People forget things - useful information, interesting but otherwise useless information, it's the way we are.
So when we were asked if we could spend some time going over some of the terms we used in our wine column as a "refresher", it seemed a good idea.
Wine has a wonderful language all its own so there's no better place to start than with the terms used in today's reviews. Here goes:
Malo: Short for malolactic fermentation. A scary one to start with because it can take some explaining. Actually the word fermentation is a misnomer. What occurs is a conversion of malic acid (apples) to lactic acid (milk). This is why, when we review chardonnay, for example, we often refer to buttery and creamy aromas and flavours.
Fruit weight: The dense fruitiness of the wine - other terms that could be used are "fruit forward" or "fruit-driven". Fruitiness can also indicate ripeness and often we mention that we taste ripe flavours and as any winemaker will tell you grapes picked at optimum ripeness will make better wine.
Balance: The essential feature of quality wines. Refers to the alcoholic strength, tannins, residual sugar and acidity complementing each other. No one element is particularly obvious on the palate. Balance is not related to flavour.
Complexity: The range of flavours within the wine - the nuanced nature of the palate. Varietals have specific primary flavours, such as plums and oak in a pinot noir. Secondary flavours can vary from label to label, season to season and can include tobacco, thyme, chocolate and violets. The greater the range of complementary primary and secondary flavours in a wine, the greater the complexity. This is considered essential in a good quality wine.
AND NOW FOR THE REVIEWS ...
Gladstone 12,000 Miles Pinot Noir 2012 ($27) Very clear, garnet in the glass.
The soft sweet berry-fruit and cherry aroma has mild spice, gentle oak and soft green herb notes.
The silky palate encapsulates autumn with its soft tannins, gentle plum and smoke flavours. There's also a floral note in the aromatics. Supple and ripe, this is a gentle, easy drinking wine that will easily find favour.
Bald Hills 3 Acres Pinot Noir Bannockburn 2012 ($30) Clear, ruby with flashes of purple.
The perfumed aroma has plum and early cherry fruitiness, smoky oak and soft violet notes.
Plums and dark berry-fruit sit well with gentle chocolate, warm earth, violet and crisp herbal flavours. Firm tannins sit well with the lashings of dark fruit balanced perfectly by those crisper flavours.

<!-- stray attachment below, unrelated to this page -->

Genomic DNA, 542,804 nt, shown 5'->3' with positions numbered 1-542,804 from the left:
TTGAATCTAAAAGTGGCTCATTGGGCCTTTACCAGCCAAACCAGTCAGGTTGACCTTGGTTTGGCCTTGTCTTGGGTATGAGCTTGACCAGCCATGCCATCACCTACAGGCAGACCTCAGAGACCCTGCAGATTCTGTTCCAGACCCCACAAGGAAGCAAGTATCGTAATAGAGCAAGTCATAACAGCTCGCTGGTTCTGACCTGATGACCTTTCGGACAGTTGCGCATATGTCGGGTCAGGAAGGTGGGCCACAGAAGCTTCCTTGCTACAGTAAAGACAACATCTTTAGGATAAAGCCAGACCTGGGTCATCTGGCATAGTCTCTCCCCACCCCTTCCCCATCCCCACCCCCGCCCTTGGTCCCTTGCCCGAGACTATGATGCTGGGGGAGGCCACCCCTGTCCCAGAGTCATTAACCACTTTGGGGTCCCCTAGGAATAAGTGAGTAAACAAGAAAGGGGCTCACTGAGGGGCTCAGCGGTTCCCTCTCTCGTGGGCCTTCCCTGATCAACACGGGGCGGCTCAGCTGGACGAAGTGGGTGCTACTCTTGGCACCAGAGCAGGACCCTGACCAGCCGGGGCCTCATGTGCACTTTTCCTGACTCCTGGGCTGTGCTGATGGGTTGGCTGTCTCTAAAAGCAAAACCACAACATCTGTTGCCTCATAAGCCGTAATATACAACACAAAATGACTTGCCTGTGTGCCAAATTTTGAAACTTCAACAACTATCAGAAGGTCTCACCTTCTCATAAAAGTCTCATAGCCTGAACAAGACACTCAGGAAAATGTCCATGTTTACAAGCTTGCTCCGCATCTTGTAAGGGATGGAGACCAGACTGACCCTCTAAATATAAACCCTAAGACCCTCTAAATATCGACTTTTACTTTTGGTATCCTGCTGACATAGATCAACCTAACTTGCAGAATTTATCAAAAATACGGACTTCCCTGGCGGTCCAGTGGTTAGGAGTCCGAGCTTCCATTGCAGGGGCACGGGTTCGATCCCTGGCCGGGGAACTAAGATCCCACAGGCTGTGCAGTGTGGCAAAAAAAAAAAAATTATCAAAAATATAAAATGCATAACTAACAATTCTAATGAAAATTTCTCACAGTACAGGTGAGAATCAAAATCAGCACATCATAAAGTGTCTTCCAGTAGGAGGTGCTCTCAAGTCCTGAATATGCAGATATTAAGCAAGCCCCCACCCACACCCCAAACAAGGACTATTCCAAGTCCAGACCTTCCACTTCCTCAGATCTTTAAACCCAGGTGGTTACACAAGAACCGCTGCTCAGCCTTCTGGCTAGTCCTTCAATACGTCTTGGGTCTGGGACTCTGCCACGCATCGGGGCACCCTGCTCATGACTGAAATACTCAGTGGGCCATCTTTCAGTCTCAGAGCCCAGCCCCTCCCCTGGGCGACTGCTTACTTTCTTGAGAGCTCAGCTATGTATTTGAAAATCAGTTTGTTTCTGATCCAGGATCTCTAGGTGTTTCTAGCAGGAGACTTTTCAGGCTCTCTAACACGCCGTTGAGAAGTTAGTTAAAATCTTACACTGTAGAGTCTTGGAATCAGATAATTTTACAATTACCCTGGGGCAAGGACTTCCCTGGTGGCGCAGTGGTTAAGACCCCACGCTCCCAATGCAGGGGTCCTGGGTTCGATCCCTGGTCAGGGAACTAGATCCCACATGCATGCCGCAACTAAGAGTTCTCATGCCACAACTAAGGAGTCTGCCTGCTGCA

Tohu Rore Reserve Pinot Noir Marlborough 2012 ($39) Garnet in the glass with a deep smoky plum aroma. Leafy, perfumed with soft oak notes. This pinot displays classic Central Otago characters - supple, generous, complex and delicious.
The silky, supple palate delivers sweet fruitiness, spicy with plums and sweet oak to the fore. Crisp green notes and some savouriness assert themselves toward the finish. Rich and ripe with excellent fruit weight - a wine with finesse. We loved the perfumed aromatics at the finish; a very feminine wine, delightful.
Aronui Single Vineyard Nelson Chardonnay 2012 ($25) The aroma delivers everything a classic chardonnay fan desires - fragrant with rich malo notes, creaminess, ripe stone fruit and butterscotch.
The full-bodied, nicely rounded palate is full of ripe stone fruit, golden grape fruit, cream and toffee flavours supported by lovely toasty notes.
Spicy oak and nutty flavour towards the finish add to the weight and texture of this well-crafted wine. This is the complete package, absolutely marvellous.
The Ned Southern Valleys Pinot Noir 2012 ($20) Looks young in the glass - ruby with flashes of purple.
The aroma is fresh, bright and very fruity with some lovely smoky bacon notes hovering in the background.
The palate is punchy with plenty of fruit weight. Rich with ripe cherry and plum notes, a hint of smoke with mocha and some chewy herbal flavour for good measure.
A really enjoyable fruit forward style, excellent value and made to be enjoyed young.
Te Mania Nelson Pinot Gris 2012 ($21.99) Gentle and rich with vanilla marshmallow in the aroma.
The palate is a delightful blend of gingery spice, really ripe stone fruit, fig, and pear skin. Warming, rich and textural, perfumed with gentle aniseed notes. Finishes crisply - a lovely easy drinking wine from this reliable Nelson label.
Jackson Estate Marlborough Homestead Dry Riesling 2012 ($18) The lemon/lime aroma is supported by light kerosene and dry sack notes, a whiff of furniture polish and complementary savouriness.
A wine to spend time with, this Riesling is stunning - the ripe fruitiness delivers sweetness but the finish is very dry. Quince, lemon/lime and kerosene are partnered by some intense aromatics. Bright and crisp with a lean mineral line to keep perfect balance, this taut wine deserves cellaring but if you drink now, team it with fish - magic.
Domain Road Duffers Creek Riesling Bannockburn 2012 ($25) Lemon, ripe apple, flint, spice and floral notes on the aroma.
The sweet, fruity palate delivers a lick of kerosene. A lovely wine with crisp lemon and sweet apple fruitiness delivering great balance. Juicy with depth of flavour and excellent length - finishes delightfully crisp with that apple/lemon flavour lingering pleasantly.
How does a strong cup of coffee make you feel?